Browsing Research from April 2016 by Publisher "AIP Publishing"
Now showing items 1-4 of 4
Fabrication and transfer printing of periodic Pt nanonetwork gratingsMetal nanonetworks are applied in various applications, such as biomedicine, bionic materials, optical materials, and new energy materials. Here, periodic variable-sized Pt nanonetwork gratings (PtNGs) are fabricated on the surface of a Pt/Si substrate with single pulse two-beam direct laser interference lithography. The fabricated PtNGs are transferred onto the surface of a glass substrate with polymethyl methacrylate as the transfer mediator. Exposure with different film thicknesses, contrasts, and intensity distributions of the laser interference spot is analyzed, and the formation of nanopatterns is explained. Results show that with the change in the thicknesses of the Pt film, the exposed structures present Pt nanoparticles (PtNPs), Pt gratings, and PtNGs. The morphology and the feature size of the PtNGs are influenced by intensity distributions and the contrast of the laser interference spot significantly.
In situ lift-off of InAs quantum dots by pulsed laser irradiationInAs/GaAs quantum dots (QDs) grown by molecular beam epitaxy were subjected to in situ irradiation using a mono-beam pulsed laser. The evolution of the QD morphology was investigated as a function of irradiation intensity at temperatures of 525 °C and 480 °C. The temperature was found to exert a considerable influence on the reaction of the QDs to the irradiation. At the higher temperature (525 °C), both the height and width of the InAs QDs gradually decreased with increasing irradiation intensity, which was ascribed to the dominant effect of the laser desorption of indium. In contrast, at the lower temperature (480 °C), the height of the InAs islands decreased with increasing irradiation intensity while the width exhibited unexpected broadening, which was attributed to a combination of laser desorption and laser diffusion of indium. Remarkably, at the higher temperature, laser irradiation above a certain threshold intensity resulted in the lift off of the InAs QDs to afford a clear, smooth, and perfect GaAs surface. Through subsequent growth of QDs on this surface, it was found that the QDs exhibited the same nucleation properties and optical quality as the common Stranski–Krastanov mode on an as-prepared GaAs surface. Therefore, we have developed a technology for the damage-resistant fabrication of QDs using in situ pulsed laser irradiation (LIR), which is expected to find potential applications in the manufacture of patterned QDs upon upgrading the mono-beam irradiation to multi-beam interference irradiation in the future.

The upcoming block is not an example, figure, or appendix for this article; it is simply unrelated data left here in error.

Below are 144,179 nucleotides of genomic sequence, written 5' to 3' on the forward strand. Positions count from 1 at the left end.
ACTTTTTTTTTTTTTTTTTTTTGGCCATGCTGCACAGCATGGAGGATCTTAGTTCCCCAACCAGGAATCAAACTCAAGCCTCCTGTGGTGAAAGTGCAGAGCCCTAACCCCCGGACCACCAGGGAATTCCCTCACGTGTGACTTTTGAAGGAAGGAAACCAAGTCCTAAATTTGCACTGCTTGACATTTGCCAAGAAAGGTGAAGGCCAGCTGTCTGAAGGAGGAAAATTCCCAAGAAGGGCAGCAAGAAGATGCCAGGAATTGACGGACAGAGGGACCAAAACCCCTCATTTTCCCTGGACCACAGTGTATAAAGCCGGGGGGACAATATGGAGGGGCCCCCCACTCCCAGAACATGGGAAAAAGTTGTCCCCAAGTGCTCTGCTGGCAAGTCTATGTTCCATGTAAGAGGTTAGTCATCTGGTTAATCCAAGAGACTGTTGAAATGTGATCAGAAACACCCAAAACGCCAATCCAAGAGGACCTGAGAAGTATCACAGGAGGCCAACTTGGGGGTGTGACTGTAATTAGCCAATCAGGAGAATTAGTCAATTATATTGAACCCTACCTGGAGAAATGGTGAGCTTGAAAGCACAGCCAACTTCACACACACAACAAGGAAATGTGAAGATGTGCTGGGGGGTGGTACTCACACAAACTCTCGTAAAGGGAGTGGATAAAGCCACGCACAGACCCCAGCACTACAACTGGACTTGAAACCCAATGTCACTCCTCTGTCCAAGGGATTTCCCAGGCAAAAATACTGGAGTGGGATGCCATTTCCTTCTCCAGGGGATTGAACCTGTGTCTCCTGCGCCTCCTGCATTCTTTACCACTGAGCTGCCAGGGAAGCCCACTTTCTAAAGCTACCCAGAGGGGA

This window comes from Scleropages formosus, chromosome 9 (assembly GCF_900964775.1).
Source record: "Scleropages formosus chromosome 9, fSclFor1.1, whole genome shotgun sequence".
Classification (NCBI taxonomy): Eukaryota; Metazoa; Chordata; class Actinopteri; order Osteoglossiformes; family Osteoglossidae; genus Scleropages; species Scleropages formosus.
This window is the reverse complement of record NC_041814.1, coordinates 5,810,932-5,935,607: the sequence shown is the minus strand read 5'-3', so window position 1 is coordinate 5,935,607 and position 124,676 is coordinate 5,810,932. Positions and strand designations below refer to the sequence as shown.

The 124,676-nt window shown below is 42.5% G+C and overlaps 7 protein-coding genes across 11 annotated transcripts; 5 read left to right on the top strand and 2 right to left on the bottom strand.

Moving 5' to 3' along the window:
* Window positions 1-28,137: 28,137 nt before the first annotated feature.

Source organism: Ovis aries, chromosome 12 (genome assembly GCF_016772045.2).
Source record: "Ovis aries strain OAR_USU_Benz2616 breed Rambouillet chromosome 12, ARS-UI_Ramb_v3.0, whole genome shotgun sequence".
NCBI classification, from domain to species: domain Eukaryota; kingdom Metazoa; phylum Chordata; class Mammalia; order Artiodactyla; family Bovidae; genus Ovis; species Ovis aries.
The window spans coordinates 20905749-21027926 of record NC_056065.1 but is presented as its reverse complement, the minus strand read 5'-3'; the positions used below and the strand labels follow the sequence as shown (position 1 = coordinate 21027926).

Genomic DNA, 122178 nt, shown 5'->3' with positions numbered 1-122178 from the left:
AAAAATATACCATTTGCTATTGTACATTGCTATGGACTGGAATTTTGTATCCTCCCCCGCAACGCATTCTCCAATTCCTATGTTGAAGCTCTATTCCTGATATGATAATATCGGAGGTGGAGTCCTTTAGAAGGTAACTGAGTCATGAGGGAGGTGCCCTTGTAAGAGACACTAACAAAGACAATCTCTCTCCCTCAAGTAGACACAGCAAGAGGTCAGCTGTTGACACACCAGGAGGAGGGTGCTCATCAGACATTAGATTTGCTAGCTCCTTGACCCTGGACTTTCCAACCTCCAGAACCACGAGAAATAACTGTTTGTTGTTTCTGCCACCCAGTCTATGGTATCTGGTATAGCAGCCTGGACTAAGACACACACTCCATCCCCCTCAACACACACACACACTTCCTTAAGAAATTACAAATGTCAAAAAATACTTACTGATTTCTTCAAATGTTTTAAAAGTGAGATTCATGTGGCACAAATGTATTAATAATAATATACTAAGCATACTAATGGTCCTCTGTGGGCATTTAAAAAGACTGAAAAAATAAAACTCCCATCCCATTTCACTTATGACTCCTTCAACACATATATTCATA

In-situ laser nano-patterning for ordered InAs/GaAs(001) quantum dot growthA study of in-situ laser interference nano-patterning on InGaAs wetting layers was carried out during InAs/GaAs (001) quantum dot molecular beam epitaxy growth. Periodic nano-islands with heights of a few atomic layers were obtained via four-beam laser interference irradiation on the InGaAs wetting layer at an InAs coverage of 0.9 monolayer. The quantum dots nucleated preferentially at edges of nano-islands upon subsequent deposition of InAs on the patterned surface. When the nano-islands are sufficiently small, the patterned substrate could be spontaneously re-flattened and an ordered quantum dot array could be produced on the smooth surface. This letter discusses the mechanisms of nano-patterning and ordered quantum dot nucleation in detail. This study provides a potential technique leading to site-controlled, high-quality quantum dot fabrication.
Single-cell patterning technology for biological applicationsSingle-cell patterning technology has revealed significant contributions of single cells to conduct basic and applied biological studies in vitro such as the understanding of basic cell functions, neuronal network formation, and drug screening. Unlike traditional population-based cell patterning approaches, single-cell patterning is an effective technology of fully understanding cell heterogeneity by precisely controlling the positions of individual cells. Therefore, much attention is currently being paid to this technology, leading to the development of various micro-nanofabrication methodologies that have been applied to locate cells at the single-cell level. In recent years, various methods have been continuously improved and innovated on the basis of existing ones, overcoming the deficiencies and promoting the progress in biomedicine. In particular, microfluidics with the advantages of high throughput, small sample volume, and the ability to combine with other technologies has a wide range of applications in single-cell analysis. Here, we present an overview of the recent advances in single-cell patterning technology, with a special focus on current physical and physicochemical methods including stencil patterning, trap- and droplet-based microfluidics, and chemical modification on surfaces via photolithography, microcontact printing, and scanning probe lithography. Meanwhile, the methods applied to biological studies and the development trends of single-cell patterning technology in biological applications are also described.